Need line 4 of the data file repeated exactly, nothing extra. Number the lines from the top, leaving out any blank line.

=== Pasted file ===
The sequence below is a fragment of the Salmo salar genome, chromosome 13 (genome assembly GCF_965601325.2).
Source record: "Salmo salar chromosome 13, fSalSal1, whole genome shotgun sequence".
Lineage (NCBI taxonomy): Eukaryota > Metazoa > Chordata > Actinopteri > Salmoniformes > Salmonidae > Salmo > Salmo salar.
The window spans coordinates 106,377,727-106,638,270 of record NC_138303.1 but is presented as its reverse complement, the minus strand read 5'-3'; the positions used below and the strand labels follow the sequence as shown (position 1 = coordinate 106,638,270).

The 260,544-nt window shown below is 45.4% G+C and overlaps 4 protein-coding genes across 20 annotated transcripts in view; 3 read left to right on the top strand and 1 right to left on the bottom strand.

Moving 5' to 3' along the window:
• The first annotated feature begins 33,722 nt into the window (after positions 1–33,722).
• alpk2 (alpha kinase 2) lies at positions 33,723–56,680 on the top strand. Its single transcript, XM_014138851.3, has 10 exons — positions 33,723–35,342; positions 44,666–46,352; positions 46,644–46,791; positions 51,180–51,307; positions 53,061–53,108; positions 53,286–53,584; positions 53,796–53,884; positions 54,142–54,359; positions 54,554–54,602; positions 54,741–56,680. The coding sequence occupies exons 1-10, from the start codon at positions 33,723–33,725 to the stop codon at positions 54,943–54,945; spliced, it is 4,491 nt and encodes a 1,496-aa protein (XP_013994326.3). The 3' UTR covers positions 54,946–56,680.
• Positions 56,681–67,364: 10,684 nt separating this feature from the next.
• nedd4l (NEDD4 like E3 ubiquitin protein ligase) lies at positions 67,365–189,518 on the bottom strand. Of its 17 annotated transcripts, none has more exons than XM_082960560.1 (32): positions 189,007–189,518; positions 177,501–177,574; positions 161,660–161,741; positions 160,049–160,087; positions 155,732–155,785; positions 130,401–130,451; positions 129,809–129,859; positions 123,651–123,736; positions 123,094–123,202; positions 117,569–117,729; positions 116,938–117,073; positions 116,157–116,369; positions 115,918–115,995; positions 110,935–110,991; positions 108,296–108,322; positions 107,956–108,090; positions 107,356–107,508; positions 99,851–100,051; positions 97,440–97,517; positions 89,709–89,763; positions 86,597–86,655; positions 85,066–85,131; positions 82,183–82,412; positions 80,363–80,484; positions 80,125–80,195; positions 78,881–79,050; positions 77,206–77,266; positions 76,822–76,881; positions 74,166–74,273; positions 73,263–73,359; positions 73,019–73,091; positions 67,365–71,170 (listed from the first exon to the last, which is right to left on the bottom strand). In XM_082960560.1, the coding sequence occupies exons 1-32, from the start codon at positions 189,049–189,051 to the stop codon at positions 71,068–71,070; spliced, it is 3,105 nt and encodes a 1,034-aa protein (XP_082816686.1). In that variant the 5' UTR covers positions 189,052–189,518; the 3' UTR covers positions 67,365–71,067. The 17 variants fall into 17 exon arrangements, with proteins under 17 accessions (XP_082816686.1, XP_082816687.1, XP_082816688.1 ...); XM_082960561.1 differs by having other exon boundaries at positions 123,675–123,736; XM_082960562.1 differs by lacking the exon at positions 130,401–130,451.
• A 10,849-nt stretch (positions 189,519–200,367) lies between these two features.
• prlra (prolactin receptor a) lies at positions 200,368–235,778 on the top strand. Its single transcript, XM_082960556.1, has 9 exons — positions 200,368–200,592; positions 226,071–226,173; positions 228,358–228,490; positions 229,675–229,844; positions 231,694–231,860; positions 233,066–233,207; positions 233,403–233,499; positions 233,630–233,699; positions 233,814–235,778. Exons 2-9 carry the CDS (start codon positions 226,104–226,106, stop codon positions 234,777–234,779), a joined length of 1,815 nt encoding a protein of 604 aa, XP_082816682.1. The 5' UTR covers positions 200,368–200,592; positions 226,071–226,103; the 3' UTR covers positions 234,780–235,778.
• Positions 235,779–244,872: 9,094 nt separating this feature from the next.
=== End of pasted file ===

The window spans coordinates 106,377,727-106,638,270 of record NC_138303.1 but is presented as its reverse complement, the minus strand read 5'-3'; the positions used below and the strand labels follow the sequence as shown (position 1 = coordinate 106,638,270).